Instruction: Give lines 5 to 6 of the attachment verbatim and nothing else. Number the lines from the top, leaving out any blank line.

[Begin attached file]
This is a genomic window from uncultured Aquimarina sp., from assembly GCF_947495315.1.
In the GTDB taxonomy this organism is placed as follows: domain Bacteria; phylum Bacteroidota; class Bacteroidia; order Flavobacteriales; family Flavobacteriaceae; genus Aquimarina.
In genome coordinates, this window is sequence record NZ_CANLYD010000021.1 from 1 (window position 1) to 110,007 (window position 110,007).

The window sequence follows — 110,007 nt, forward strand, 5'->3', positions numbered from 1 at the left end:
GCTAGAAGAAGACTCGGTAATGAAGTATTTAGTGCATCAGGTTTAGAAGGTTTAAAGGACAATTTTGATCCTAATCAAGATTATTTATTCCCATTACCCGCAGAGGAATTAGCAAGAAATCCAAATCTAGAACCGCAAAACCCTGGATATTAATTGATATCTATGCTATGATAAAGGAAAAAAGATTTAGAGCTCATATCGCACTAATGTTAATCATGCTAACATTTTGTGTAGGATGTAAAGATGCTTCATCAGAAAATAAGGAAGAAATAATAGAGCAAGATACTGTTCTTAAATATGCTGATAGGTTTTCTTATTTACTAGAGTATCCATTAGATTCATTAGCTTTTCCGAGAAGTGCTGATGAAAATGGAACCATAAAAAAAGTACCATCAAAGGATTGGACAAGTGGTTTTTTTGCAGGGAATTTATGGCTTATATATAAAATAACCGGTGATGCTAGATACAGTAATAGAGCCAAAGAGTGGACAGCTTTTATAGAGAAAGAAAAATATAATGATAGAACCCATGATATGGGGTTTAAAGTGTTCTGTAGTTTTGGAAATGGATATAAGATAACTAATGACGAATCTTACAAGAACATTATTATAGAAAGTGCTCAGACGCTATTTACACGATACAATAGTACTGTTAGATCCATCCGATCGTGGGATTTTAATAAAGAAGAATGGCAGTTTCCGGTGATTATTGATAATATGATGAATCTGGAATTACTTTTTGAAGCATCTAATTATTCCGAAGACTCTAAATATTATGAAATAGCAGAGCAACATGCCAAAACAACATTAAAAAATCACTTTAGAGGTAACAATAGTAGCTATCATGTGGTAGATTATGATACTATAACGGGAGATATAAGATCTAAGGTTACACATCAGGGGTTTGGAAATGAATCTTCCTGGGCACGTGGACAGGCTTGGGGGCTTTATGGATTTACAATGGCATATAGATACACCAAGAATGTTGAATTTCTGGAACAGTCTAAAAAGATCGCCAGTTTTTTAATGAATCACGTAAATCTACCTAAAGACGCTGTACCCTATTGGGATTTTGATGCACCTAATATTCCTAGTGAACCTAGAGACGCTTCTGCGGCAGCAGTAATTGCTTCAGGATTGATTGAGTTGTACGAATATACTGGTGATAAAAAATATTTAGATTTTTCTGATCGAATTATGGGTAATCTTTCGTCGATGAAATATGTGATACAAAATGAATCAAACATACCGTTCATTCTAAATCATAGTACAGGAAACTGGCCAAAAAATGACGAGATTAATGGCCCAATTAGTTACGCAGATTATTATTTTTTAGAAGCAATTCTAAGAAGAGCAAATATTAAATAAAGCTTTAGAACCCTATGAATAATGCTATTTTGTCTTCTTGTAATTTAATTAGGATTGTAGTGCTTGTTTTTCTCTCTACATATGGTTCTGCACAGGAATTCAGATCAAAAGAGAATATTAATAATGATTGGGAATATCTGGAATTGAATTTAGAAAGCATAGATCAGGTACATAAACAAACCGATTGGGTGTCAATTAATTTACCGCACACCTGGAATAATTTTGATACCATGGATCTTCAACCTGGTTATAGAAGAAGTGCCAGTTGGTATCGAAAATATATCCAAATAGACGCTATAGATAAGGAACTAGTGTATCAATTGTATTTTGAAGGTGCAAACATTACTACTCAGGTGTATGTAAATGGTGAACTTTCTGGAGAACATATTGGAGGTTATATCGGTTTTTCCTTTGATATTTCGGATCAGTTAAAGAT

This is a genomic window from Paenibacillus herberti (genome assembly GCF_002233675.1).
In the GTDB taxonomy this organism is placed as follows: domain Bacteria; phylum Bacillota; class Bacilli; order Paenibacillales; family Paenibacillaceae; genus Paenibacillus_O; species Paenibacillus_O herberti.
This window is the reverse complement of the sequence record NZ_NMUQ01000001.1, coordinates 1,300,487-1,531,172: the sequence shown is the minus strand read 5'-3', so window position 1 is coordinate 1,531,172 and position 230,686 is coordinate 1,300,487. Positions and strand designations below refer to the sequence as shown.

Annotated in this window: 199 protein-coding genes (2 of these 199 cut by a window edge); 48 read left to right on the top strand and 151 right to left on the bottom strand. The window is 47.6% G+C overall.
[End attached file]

GCTAGAAGAAGACTCGGTAATGAAGTATTTAGTGCATCAGGTTTAGAAGGTTTAAAGGACAATTTTGATCCTAATCAAGATTATTTATTCCCATTACCCGCAGAGGAATTAGCAAGAAATCCAAATCTAGAACCGCAAAACCCTGGATATTAATTGATATCTATGCTATGATAAAGGAAAAAAGATTTAGAGCTCATATCGCACTAATGTTAATCATGCTAACATTTTGTGTAGGATGTAAAGATGCTTCATCAGAAAATAAGGAAGAAATAATAGAGCAAGATACTGTTCTTAAATATGCTGATAGGTTTTCTTATTTACTAGAGTATCCATTAGATTCATTAGCTTTTCCGAGAAGTGCTGATGAAAATGGAACCATAAAAAAAGTACCATCAAAGGATTGGACAAGTGGTTTTTTTGCAGGGAATTTATGGCTTATATATAAAATAACCGGTGATGCTAGATACAGTAATAGAGCCAAAGAGTGGACAGCTTTTATAGAGAAAGAAAAATATAATGATAGAACCCATGATATGGGGTTTAAAGTGTTCTGTAGTTTTGGAAATGGATATAAGATAACTAATGACGAATCTTACAAGAACATTATTATAGAAAGTGCTCAGACGCTATTTACACGATACAATAGTACTGTTAGATCCATCCGATCGTGGGATTTTAATAAAGAAGAATGGCAGTTTCCGGTGATTATTGATAATATGATGAATCTGGAATTACTTTTTGAAGCATCTAATTATTCCGAAGACTCTAAATATTATGAAATAGCAGAGCAACATGCCAAAACAACATTAAAAAATCACTTTAGAGGTAACAATAGTAGCTATCATGTGGTAGATTATGATACTATAACGGGAGATATAAGATCTAAGGTTACACATCAGGGGTTTGGAAATGAATCTTCCTGGGCACGTGGACAGGCTTGGGGGCTTTATGGATTTACAATGGCATATAGATACACCAAGAATGTTGAATTTCTGGAACAGTCTAAAAAGATCGCCAGTTTTTTAATGAATCACGTAAATCTACCTAAAGACGCTGTACCCTATTGGGATTTTGATGCACCTAATATTCCTAGTGAACCTAGAGACGCTTCTGCGGCAGCAGTAATTGCTTCAGGATTGATTGAGTTGTACGAATATACTGGTGATAAAAAATATTTAGATTTTTCTGATCGAATTATGGGTAATCTTTCGTCGATGAAATATGTGATACAAAATGAATCAAACATACCGTTCATTCTAAATCATAGTACAGGAAACTGGCCAAAAAATGACGAGATTAATGGCCCAATTAGTTACGCAGATTATTATTTTTTAGAAGCAATTCTAAGAAGAGCAAATATTAAATAAAGCTTTAGAACCCTATGAATAATGCTATTTTGTCTTCTTGTAATTTAATTAGGATTGTAGTGCTTGTTTTTCTCTCTACATATGGTTCTGCACAGGAATTCAGATCAAAAGAGAATATTAATAATGATTGGGAATATCTGGAATTGAATTTAGAAAGCATAGATCAGGTACATAAACAAACCGATTGGGTGTCAATTAATTTACCGCACACCTGGAATAATTTTGATACCATGGATCTTCAACCTGGTTATAGAAGAAGTGCCAGTTGGTATCGAAAATATATCCAAATAGACGCTATAGATAAGGAACTAGTGTATCAATTGTATTTTGAAGGTGCAAACATTACTACTCAGGTGTATGTAAATGGTGAACTTTCTGGAGAACATATTGGAGGTTATATCGGTTTTTCCTTTGATATTTCGGATCAGTTAAAGAT

This is a genomic window from Paenibacillus herberti (genome assembly GCF_002233675.1).